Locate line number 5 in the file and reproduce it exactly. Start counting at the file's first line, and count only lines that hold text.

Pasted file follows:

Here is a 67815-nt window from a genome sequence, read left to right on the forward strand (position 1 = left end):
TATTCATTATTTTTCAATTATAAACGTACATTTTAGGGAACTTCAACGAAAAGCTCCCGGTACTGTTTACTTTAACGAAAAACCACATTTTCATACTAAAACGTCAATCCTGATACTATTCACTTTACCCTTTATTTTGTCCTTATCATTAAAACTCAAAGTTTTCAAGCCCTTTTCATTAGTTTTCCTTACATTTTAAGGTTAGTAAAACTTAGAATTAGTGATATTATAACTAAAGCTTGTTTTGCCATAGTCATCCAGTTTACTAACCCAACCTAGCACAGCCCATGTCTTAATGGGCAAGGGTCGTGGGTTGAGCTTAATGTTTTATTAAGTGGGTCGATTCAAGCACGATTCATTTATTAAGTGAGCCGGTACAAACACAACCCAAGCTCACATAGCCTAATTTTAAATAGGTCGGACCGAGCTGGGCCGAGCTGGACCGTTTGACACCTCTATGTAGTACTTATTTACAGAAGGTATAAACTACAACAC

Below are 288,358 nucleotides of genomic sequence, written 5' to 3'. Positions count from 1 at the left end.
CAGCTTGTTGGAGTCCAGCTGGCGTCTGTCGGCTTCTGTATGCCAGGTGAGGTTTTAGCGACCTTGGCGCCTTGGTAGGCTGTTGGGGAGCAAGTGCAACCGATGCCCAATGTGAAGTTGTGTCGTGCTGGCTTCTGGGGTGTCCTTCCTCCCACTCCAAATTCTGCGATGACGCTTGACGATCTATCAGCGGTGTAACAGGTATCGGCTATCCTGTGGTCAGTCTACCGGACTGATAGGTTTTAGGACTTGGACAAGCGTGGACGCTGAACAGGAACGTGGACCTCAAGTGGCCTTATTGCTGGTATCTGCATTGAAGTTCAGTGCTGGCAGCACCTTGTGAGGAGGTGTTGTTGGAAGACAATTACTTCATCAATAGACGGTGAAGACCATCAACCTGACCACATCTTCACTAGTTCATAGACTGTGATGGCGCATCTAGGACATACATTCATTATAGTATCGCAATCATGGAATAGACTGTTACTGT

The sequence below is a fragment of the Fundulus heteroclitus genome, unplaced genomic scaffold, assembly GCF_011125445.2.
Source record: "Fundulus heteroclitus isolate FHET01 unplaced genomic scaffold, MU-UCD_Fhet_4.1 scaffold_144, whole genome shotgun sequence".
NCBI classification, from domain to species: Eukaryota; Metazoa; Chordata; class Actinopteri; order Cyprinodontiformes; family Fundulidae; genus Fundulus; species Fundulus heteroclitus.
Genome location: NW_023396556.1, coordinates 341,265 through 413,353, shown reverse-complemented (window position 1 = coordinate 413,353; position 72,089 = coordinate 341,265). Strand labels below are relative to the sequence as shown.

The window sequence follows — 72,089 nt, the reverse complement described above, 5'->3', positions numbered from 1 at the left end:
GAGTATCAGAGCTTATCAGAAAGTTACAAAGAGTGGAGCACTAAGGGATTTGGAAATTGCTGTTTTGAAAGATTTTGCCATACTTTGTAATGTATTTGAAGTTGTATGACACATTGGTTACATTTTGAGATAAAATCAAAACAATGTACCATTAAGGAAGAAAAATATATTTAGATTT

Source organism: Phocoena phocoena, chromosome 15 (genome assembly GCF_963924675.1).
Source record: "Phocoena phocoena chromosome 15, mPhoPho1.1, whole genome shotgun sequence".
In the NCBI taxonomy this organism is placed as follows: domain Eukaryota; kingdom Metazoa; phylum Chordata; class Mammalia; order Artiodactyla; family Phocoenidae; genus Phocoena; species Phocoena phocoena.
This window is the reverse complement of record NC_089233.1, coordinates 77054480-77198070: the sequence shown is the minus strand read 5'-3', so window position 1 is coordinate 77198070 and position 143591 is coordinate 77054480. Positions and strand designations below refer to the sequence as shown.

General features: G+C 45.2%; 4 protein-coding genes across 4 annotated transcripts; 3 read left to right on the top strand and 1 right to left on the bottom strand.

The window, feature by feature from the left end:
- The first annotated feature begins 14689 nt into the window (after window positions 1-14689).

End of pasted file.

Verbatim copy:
The sequence below is a fragment of the Fundulus heteroclitus genome, unplaced genomic scaffold, assembly GCF_011125445.2.